Kudumbam Oru Kadambam is a 1981 Tamil  film about the role of money and working women in 1980s Indian middle-class society.
The film opens on an ordinary day in the lives of the families in a large apartment house in Chennai. Each family represents a different slice of early 80s middle-class society. Kannan and Uma are a working couple. Kannan’s father, retired from Government service, lives with them. They enjoy the comforts of dual income, but their general lament is that their long work hours compel them to send their five year old daughter Priya to boarding school. The second couple comprises real estate agent Paramasivam and his homemaker wife Parvathi. Real estate in the early 80s is not very profitable or progressive. Paramasivam and Parvathi enjoy a happy marriage, but Paramasivam’s limited (and sporadic) income is barely able to meet household costs. The third couple is Srinivasa Raghavan and Lakshmiammal. Fifty-five year old Srinivasa Raghavan is a worthless wastrel. In spite of a college education, he has never worked a day in his life. He chooses to roam about the city and engage in pointless banter with anyone he can find. Lakshmiammal works as a cook to earn a meager wage, but they frequently have to pawn their valuables to get by. Their son Madhu is an aspiring actor with dreams of making it big, and their daughter Mythili is still in high school.
Their everyday lives have ups and downs. Kannan and Uma work all through the week. Uma takes German lessons in the evenings. Their overburdened schedule permits them to see their daughter only on weekends, and as a result they gradually drift away from the needs of their child. As for Paramasivam, his income is squeezed by the down market or by crafty tenants (who collude with the owners and ultimately do not pay his commissions). Lakshmiammal works long hours in hot kitchens, and worries that her declining health might just give out one day.
There are some new arrivals. The first is Parvathi’s brother Kumar. Kumar has recently graduated college, and he arrives in Chennai to start a new job. He plans to stay with Parvathi for a few days until he finds a new place. The second arrival is Anandan, a mild-mannered young man. He used to work at a rice mill in Nagapatnam, but when the mill was destroyed in a cyclone, his employer transferred him to another job in Chennai. Anandan is happy to find another job, but despairs because he is away from his wife and children in Nagapatnam. He is not able to afford weekly trips to see his family. Lakshmiammal recognizes an opportunity and proposes a boarding arrangement. Anandan is happy to accept; Lakshmiammal’s home cooked food is healthier and cheaper than eating out every day.
The families are faced with various crises. Kannan’s father discovers that Lakshmiammal has been visiting a hospital to treat an emerging tuberculosis ailment caused by long exposure to cooking flames. Kannan’s father discreetly informs Mythili that Lakshmiammal must not continue working. Mythili drops out of school and starts working at a palatial mansion in the city. (Her job is not revealed, but it is strongly suggested that she may be working as an escort for a rich man.) The job, however, pays quite well and Mythili anonymously sends a portion of the money to her mother. Srinivasa Raghavan remains oblivious or apathetic to the whole situation.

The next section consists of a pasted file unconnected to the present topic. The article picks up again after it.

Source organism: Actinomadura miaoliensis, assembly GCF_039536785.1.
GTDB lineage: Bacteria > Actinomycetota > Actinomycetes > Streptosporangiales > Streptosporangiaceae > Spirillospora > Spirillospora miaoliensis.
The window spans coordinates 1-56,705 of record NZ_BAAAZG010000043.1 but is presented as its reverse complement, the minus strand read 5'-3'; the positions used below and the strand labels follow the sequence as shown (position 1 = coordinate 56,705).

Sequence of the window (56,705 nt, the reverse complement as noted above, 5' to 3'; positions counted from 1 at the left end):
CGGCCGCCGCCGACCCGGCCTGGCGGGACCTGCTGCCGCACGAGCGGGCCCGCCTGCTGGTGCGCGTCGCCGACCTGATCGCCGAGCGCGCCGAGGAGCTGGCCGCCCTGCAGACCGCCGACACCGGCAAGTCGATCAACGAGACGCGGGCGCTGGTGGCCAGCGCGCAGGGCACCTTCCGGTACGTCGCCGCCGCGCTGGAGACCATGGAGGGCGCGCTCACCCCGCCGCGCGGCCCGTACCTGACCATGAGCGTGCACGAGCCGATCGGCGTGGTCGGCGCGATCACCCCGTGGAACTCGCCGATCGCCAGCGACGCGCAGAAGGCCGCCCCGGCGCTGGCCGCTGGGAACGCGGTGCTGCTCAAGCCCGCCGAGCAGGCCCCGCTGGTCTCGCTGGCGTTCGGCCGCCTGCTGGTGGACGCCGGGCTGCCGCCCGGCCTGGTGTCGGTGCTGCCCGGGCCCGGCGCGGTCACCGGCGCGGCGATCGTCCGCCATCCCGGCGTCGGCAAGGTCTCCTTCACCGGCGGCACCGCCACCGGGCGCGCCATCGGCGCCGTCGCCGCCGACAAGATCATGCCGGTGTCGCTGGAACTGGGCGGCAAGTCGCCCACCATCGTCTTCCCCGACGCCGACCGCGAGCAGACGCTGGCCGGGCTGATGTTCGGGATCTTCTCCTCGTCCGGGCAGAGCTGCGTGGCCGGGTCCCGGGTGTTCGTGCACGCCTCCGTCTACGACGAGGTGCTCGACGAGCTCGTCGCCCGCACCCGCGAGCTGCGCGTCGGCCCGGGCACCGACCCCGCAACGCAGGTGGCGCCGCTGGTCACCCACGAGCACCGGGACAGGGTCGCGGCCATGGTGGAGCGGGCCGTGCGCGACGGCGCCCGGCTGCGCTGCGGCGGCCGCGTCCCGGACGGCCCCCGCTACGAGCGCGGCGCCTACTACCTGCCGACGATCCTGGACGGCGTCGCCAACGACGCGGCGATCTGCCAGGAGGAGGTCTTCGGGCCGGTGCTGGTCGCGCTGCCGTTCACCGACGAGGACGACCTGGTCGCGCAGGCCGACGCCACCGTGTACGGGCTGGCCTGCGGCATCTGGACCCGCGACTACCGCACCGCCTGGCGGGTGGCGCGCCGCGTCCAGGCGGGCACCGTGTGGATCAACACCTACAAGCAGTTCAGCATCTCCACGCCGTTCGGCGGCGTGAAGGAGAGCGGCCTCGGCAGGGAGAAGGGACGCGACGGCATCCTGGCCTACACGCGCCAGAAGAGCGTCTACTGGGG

Kannan and Paramasivam are also faced with trouble. Uma receives a promotion at work. Kannan is unable to accept that his wife makes more money. Priya continues to drift away from her parents, and refuses to come home for Diwali. When Parvathi suddenly becomes pregnant, she is forced to abort because of their strained financial situation. Paramasivam is stricken cold by the fact that he did not have cash for the cab to bring his wife to the hospital. Uma, Parvathi and Lakshmiammal individually ponder the central questions of the film — the role of money and the role of working women in the new society order.
Their troubles escalate. Kannan dreams that Uma is seduced by her German boss, and that she will eventually leave him. Paramasivam is compelled to borrow money, at exorbitant interest, from a loan shark. Parvathi is deeply grieved to learn this. Lakshmiammal follows Mythili and assumes the worst when she sees that a car is sent to fetch Mythili every day. She breaks down in tears before Srinivasa Raghavan. When Srinivasa Raghavan angrily question Mythili, she retorts that he, having never provided for the family, has no fatherly rights to ask about her business.
The men set about evaluating their situation. Kannan and Uma decide that their child is a higher priority than additional income, and Uma accordingly resigns from her job. Kannan’s father provides additional support by way of his retirement income. Paramasivam finally agrees to let Parvathi get a real job. And Srinivasa Raghavan, stung by his daughter’s criticism, sets off to find work. Undaunted by rejection from various offices, he finally earns a day’s wages by working on the docks. He returns home with dignity. Now that he has restored his station as a father, he claims the right to question Mythili. He bluntly asks if she has been prostituting herself. Mythili takes him to the palatial mansion. She reveals that the lady of the house has been stricken with a paralysing disease and that Mythili’s job is to help her with her daily duties. Mythili breaks into sobs, saying she has not done anything to dishonor the family.
Harmony is restored to just about everyone. Anandam, in tragicomic irony, is suddenly transferred away to Dindigul just as he has found a job for his wife in Chennai. His wife now takes his place in the apartment and writes to him every week.
The film ends with the missive that money is required for life but life must not be entirely consumed by money.
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Added on: September 8th, 2011
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